What: All Issues : Aid to Less Advantaged People, at Home & Abroad : America's Poor : HR 2. (Children’s health insurance) Motion to kill an amendment that would prohibit states that allow families earning more than 200 percent over the poverty level to participate in the State Children’s Health Insurance Program to qualify as a “shortfall state”/On the motion (2009 senate Roll Call 20)
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HR 2. (Children’s health insurance) Motion to kill an amendment that would prohibit states that allow families earning more than 200 percent over the poverty level to participate in the State Children’s Health Insurance Program to qualify as a “shortfall state”/On the motion
senate Roll Call 20     Jan 28, 2009
Progressive Position:
Yea
Progressive Result:
Win

This vote was on whether to kill an amendment by John Cornyn, R-Texas, that would prohibit states that allow children whose families earn more than 200 percent above the federal poverty level to participate in the State Children’s Health Insurance Program from being considered “shortfall states.”  A “shortfall state” is one that exhausts all of its allotted funding in a given year, and then becomes eligible for redistributed funding from another state that might not use all of its funds. The amendment was offered to a bill that expands and reauthorizes the State Children’s Health Insurance Program (SCHIP), which offers health insurance for children of families who are too poor to purchase private health insurance, but not poor enough to qualify for Medicaid.

Cornyn’s amendment takes aim at a portion of the SCHIP program that allows states to use their SCHIP funding to cover children from families earning more than 200 percent above the poverty level, which he said is misguided.

“Across the country, thousands of children are eligible but not enrolled in health insurance programs such as Medicaid or SCHIP, and I believe we need to focus on those children first,” Cornyn said.  “Unfortunately, the bill that is now on the floor is structured in such a way that it provides billions of taxpayer dollars to cover children whose parents earn up to $100,000 and more and eliminates the requirement that States first cover low-income children before expanding their programs.”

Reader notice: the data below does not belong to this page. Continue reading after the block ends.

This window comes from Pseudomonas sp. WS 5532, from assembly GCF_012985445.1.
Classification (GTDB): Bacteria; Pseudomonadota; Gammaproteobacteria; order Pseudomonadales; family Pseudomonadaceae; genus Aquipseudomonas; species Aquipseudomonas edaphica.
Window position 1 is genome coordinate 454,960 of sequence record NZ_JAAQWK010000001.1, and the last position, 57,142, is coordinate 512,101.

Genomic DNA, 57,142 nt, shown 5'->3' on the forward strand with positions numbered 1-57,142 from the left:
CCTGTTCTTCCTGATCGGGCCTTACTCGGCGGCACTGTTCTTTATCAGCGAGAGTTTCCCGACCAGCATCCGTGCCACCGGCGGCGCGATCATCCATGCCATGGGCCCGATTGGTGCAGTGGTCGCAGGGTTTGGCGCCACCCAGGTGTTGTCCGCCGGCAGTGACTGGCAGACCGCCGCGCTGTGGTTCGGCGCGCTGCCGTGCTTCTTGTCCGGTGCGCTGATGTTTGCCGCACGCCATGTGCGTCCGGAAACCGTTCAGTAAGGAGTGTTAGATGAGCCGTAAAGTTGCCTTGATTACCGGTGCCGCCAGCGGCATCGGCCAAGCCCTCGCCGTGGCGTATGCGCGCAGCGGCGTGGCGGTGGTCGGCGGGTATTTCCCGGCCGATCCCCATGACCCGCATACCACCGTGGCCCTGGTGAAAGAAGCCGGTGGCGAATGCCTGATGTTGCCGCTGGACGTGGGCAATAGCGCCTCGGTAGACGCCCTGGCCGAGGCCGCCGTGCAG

Max Baucus, D-Mont., said Cornyn’s amendment would have the effect of kicking deserving children off of the state’s health insurance plan.  He said the federal poverty level does not reflect costs of living in every part of the country, such as portions of New England and the Eastern Seaboard, where costs of living are very high.  He said an income of just at 200 percent of the federal poverty level is about $44,000 annually for a family of four.

“Most States made that decision for those kids to be included. The Federal poverty level is a national figure, so we cannot apply the Federal poverty level fairly to New York or Mississippi or other States because it is not relevant because the income levels of States are different. It is not fair to take kids, in my judgment, off SCHIP,” Baucus said.

By a vote of 64-33, the motion was adopted.  All but one Democrat present voted for the motion.  All but eight Republicans present voted against the motion.  The end result is that the motion passed, Cornyn’s amendment was killed, and the bill went forward without language stipulating that states which allow families with incomes above 200 percent of the federal poverty level to qualify for SCHIP cannot be counted as “shortfall states.”

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